Vine Avenue Playground



More photos.

City of Toronto site.


Equipment by Little Tikes.

Surfaces: wood chips, sand, concrete.


In a lot of ways, Toronto’s Junction neighbourhood is the west-end equivalent of Leslieville.


Both areas grew up fast in the late-1800s, filled with factories and manufacturing, and both areas have railways cutting through them, a diagonal exclamation point disrupting the grid of streets that make up the rest of the neighbourhood.


Like Leslieville, the Junction has experienced a relatively quick gentrifying over the last quarter-century, and while the grit of previous generations still hangs in the air, there is also the growing and unmistakable hipness of craft breweries, yoga studios, and independent coffee shops.


But what the Junction seems to produce in even greater quantities than any of those things listed above is young families.

The Vine Avenue Playground was alive and busy well before 10am when my daughter and I arrived to meet up with an old friend and her new baby. This is clearly a well-loved and well-used playground, with little Junction children buzzing around on the equipment, which was varied and in good shape.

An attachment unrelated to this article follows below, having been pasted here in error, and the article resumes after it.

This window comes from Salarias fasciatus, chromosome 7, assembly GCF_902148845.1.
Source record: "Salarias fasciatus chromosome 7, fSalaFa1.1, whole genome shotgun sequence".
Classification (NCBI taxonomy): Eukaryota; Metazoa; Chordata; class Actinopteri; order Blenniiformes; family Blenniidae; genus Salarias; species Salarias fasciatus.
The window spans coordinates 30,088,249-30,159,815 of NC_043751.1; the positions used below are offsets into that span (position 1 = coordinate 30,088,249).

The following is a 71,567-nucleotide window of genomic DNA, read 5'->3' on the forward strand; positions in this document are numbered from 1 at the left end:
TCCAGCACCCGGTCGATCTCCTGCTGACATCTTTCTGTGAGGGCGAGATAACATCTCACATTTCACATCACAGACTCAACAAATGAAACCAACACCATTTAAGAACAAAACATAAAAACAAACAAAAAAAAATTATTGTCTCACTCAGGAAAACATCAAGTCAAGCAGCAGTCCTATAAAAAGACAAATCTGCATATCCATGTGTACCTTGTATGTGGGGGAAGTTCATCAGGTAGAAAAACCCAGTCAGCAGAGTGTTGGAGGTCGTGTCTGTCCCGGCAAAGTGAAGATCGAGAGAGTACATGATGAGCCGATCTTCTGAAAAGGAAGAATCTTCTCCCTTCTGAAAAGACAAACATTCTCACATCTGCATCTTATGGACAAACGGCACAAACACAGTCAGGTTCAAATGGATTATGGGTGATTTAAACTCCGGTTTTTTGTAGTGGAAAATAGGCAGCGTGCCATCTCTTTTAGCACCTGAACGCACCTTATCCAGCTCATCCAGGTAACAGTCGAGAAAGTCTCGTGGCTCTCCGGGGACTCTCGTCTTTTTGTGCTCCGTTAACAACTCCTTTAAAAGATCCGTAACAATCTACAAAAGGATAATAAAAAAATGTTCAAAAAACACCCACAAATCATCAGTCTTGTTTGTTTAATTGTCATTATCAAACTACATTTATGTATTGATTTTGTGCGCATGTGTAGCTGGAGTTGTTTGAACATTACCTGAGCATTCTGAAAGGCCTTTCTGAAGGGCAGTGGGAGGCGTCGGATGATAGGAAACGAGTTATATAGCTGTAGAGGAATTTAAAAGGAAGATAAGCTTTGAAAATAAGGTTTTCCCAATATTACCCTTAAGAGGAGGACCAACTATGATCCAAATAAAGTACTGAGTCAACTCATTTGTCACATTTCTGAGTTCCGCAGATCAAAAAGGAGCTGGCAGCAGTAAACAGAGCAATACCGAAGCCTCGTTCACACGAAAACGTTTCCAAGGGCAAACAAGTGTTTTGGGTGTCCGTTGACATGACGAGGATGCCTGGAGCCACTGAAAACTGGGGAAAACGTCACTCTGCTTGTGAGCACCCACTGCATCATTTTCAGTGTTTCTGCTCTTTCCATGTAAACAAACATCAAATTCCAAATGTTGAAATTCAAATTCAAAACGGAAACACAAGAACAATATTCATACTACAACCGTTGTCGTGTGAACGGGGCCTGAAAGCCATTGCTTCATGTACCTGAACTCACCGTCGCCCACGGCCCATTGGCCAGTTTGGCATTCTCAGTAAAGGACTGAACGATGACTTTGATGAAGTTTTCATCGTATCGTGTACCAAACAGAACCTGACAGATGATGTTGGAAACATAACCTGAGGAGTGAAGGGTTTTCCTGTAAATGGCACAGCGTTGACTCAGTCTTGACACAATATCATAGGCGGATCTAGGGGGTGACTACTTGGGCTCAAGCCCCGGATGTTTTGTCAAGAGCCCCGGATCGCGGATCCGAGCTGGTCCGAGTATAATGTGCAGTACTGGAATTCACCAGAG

The sandboxes were covered, which is rarer than you might think, and the wading pool was fitted with splash pad elements, which meant that the kids didn’t need to wait for the lanky, teenaged City employee to come and fill the pool in order for them to get in a bit of water play.


The train tracks run right along the north end of the park, and a freight train lumbered by, catching the eyes of a few kids as they splashed merrily in the wading pool. At the park's other end, a group of older kids played basketball on a small court - another rare feature for a park of this small size.


My daughter, almost two at the time, played happily on one of the park’s two climbers, while I held my friend’s new baby, marveling at how tiny it was, and how my own daughter was ludicrously huge by comparison. I watched my daughter’s suddenly long legs stretch as she made her way up the climber, and then I looked down at the chubby limbs on this new baby, and had a moment of sheer wonder at how fast this stage of my life is going by.


Then the baby spat up, quite generously, all over my shirt, and I was quickly brought back to the present.


If the Junction is the mirror image of Leslieville, the Vine Avenue Playground is perhaps its version of the park at Leslie Grove – an evolving place that hints at what the neighbourhood used to be, but reminds us that, much like our quickly-growing children, nothing in this city stays the same for long.


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